Krishna’s smile is as beautiful as the lotus flower. It calms the raging mind consumed with worry over the next quarter’s earnings report. It soothes the burning for sense gratification. It eases the worry over following this religious guideline and that. It allows the mind to forget about liberation from birth and death. If you’re seeing Krishna’s smile, why would you care about leaving your present situation?
You can remember Krishna by looking at the dark raincloud. It is of the precise complexion of Krishna’s body. And that body is the most beautiful. The complexion of the Supreme Lord’s original form was not concocted by Vedic scholars and writers. They merely jotted down what they saw. We have never seen anyone with the shyama complexion, so the description seems like mythology. But we can look at the dark raincloud or the tamala tree and understand immediately how beautiful Krishna’s complexion is. We can also understand that His body is real.
By looking at the tree we can remember Krishna. In Vrindavana it gives shade to both He and His close friends. The tree also produces the flute that Krishna enjoys playing. Thus through a simple object from nature, an object that we may see so many of in the course of our commute to work each morning, we can remember God.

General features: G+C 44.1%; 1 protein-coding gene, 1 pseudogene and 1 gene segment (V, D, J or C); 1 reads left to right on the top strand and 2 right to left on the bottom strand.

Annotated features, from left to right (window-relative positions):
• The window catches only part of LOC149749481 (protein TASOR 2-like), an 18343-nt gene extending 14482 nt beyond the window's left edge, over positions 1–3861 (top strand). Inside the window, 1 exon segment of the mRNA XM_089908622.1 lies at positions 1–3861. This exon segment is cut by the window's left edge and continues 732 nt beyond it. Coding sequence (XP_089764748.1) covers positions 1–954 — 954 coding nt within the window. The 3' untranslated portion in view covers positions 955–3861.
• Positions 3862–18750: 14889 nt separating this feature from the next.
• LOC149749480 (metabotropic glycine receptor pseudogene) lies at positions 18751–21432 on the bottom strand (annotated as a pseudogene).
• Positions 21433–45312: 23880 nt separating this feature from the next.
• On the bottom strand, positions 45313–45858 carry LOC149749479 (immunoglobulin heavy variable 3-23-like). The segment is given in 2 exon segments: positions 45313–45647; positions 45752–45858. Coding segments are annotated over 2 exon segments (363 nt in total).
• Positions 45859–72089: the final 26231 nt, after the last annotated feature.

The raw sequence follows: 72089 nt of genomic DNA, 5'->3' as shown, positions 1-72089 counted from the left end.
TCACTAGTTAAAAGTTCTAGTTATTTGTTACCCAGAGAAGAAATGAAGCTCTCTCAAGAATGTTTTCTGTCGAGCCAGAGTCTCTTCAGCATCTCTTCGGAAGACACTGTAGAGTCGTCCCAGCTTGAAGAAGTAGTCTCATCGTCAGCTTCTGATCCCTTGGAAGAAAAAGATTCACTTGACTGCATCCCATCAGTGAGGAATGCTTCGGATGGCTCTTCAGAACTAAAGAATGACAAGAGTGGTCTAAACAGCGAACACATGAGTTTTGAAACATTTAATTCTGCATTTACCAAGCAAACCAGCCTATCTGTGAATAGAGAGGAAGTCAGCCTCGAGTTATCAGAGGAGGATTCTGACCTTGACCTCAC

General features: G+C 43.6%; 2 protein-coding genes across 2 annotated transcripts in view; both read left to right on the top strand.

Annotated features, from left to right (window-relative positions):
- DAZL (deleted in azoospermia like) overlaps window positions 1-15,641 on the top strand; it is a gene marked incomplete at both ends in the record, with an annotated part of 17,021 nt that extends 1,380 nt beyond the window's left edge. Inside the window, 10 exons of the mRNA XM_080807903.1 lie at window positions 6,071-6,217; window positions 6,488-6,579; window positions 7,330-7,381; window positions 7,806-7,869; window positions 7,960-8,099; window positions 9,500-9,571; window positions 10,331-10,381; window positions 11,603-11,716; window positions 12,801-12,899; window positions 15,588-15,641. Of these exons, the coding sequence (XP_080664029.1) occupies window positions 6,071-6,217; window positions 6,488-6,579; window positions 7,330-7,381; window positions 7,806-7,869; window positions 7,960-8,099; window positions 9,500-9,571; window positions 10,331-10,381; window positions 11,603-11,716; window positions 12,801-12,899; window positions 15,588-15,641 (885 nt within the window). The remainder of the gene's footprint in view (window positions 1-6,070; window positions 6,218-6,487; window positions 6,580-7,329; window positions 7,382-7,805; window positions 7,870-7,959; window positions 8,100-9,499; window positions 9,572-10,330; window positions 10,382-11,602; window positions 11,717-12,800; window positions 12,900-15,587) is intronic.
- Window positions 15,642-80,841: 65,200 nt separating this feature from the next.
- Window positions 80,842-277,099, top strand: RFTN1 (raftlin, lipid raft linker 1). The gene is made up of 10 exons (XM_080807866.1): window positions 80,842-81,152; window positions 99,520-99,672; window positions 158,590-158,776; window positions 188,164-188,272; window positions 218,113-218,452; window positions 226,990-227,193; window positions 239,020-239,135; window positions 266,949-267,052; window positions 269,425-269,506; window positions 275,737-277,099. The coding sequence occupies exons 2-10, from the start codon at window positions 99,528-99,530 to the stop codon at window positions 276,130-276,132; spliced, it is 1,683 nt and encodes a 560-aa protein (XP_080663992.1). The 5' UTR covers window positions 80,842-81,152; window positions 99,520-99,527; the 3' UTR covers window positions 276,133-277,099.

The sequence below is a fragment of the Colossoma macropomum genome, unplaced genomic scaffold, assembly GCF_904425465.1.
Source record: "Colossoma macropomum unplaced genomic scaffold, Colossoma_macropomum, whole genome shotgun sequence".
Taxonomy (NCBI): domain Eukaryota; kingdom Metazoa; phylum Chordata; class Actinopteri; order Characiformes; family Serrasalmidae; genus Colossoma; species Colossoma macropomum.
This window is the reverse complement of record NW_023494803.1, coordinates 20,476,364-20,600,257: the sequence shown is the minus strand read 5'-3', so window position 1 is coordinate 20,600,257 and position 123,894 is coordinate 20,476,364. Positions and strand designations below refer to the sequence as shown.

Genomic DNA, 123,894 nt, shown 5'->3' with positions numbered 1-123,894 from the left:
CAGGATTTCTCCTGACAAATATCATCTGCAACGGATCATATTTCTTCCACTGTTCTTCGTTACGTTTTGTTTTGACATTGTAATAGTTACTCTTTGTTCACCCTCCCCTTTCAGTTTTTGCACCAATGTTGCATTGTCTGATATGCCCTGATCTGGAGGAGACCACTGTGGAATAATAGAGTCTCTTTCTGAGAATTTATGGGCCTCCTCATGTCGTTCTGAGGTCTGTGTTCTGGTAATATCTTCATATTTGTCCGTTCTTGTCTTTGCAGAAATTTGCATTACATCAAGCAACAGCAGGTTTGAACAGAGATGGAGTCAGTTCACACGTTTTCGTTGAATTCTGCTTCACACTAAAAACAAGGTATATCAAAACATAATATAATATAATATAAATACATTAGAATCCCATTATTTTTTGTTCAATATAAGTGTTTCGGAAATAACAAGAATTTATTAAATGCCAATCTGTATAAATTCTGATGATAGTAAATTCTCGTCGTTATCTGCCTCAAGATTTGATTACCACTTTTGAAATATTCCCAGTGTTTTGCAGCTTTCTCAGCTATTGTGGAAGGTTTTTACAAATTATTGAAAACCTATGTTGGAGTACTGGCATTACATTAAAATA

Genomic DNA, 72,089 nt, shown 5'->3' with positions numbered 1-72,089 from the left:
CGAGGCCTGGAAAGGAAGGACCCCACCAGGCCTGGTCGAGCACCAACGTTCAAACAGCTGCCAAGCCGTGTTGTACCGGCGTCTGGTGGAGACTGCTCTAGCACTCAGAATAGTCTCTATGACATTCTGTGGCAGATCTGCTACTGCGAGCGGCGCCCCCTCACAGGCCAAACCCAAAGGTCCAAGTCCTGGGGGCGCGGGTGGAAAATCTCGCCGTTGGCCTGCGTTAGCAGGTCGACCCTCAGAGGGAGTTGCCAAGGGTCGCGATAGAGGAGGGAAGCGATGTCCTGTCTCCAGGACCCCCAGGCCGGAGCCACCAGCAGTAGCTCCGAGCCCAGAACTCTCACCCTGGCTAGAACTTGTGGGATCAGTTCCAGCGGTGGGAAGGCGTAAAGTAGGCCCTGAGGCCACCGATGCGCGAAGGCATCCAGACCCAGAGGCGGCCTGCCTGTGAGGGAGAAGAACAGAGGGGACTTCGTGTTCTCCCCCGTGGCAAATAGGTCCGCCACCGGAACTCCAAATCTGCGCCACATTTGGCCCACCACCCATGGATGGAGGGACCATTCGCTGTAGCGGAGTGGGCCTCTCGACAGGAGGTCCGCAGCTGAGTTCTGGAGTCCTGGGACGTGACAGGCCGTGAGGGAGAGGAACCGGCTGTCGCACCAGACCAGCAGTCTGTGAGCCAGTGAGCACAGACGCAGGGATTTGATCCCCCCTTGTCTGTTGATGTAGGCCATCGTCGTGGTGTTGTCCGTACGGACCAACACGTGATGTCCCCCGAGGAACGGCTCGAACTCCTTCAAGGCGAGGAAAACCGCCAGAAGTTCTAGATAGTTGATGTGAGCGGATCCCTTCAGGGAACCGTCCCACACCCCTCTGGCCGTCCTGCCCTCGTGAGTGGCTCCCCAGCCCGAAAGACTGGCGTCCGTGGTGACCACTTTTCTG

As Krishna says in the Bhagavad-gita, He is the taste of water. Who doesn’t drink water? Even if you drink something else, originally that liquid is based in water. Therefore everyone can remember Krishna every day simply in their consumption of liquids. Though it’s very easy to forget Him, the ways to remember Him are many as well. The ways to remember are kindly taught by the merciful spiritual masters, who represent Krishna’s interests in this world. Through their instruction, either written or spoken, one can learn the art themselves and apply it to achieve the highest end.
From dark raincloud that is blue,
Remember Krishna’s bodily hue.
From opened lotus flower’s sight,
Remember Krishna’s smile so bright.
In of drinking water course,
Remember Krishna is taste’s source.
Endless actions there in pursuit of rewards four,
So use them to remember Krishna more and more.